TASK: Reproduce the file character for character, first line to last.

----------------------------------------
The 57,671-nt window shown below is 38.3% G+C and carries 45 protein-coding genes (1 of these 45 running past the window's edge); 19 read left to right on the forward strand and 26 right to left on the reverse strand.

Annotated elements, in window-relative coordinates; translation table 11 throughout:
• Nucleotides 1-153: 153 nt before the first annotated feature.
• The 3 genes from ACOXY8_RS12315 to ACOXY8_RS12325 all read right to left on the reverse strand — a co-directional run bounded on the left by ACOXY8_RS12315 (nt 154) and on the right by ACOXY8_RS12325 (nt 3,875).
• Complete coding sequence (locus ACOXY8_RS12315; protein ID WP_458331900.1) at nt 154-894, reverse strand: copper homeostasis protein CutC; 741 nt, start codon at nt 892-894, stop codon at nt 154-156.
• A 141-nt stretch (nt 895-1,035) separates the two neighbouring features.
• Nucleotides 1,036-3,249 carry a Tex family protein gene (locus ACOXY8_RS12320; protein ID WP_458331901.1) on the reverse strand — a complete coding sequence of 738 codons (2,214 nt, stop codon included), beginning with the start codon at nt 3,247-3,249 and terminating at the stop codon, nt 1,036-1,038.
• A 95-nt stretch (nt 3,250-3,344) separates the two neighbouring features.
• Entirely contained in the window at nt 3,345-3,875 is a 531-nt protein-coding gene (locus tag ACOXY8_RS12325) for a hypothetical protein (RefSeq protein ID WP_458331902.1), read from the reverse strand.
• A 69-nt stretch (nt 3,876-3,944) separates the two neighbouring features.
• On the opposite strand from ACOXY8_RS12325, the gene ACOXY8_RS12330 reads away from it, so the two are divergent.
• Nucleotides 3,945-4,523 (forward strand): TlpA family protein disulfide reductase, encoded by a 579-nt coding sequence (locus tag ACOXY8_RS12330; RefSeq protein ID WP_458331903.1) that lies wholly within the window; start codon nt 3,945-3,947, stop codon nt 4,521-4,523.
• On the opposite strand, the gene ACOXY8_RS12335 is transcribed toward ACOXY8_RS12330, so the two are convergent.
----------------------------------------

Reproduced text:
The 57,671-nt window shown below is 38.3% G+C and carries 45 protein-coding genes (1 of these 45 running past the window's edge); 19 read left to right on the forward strand and 26 right to left on the reverse strand.

Annotated elements, in window-relative coordinates; translation table 11 throughout:
• Nucleotides 1-153: 153 nt before the first annotated feature.
• The 3 genes from ACOXY8_RS12315 to ACOXY8_RS12325 all read right to left on the reverse strand — a co-directional run bounded on the left by ACOXY8_RS12315 (nt 154) and on the right by ACOXY8_RS12325 (nt 3,875).
• Complete coding sequence (locus ACOXY8_RS12315; protein ID WP_458331900.1) at nt 154-894, reverse strand: copper homeostasis protein CutC; 741 nt, start codon at nt 892-894, stop codon at nt 154-156.
• A 141-nt stretch (nt 895-1,035) separates the two neighbouring features.
• Nucleotides 1,036-3,249 carry a Tex family protein gene (locus ACOXY8_RS12320; protein ID WP_458331901.1) on the reverse strand — a complete coding sequence of 738 codons (2,214 nt, stop codon included), beginning with the start codon at nt 3,247-3,249 and terminating at the stop codon, nt 1,036-1,038.
• A 95-nt stretch (nt 3,250-3,344) separates the two neighbouring features.
• Entirely contained in the window at nt 3,345-3,875 is a 531-nt protein-coding gene (locus tag ACOXY8_RS12325) for a hypothetical protein (RefSeq protein ID WP_458331902.1), read from the reverse strand.
• A 69-nt stretch (nt 3,876-3,944) separates the two neighbouring features.
• On the opposite strand from ACOXY8_RS12325, the gene ACOXY8_RS12330 reads away from it, so the two are divergent.
• Nucleotides 3,945-4,523 (forward strand): TlpA family protein disulfide reductase, encoded by a 579-nt coding sequence (locus tag ACOXY8_RS12330; RefSeq protein ID WP_458331903.1) that lies wholly within the window; start codon nt 3,945-3,947, stop codon nt 4,521-4,523.
• On the opposite strand, the gene ACOXY8_RS12335 is transcribed toward ACOXY8_RS12330, so the two are convergent.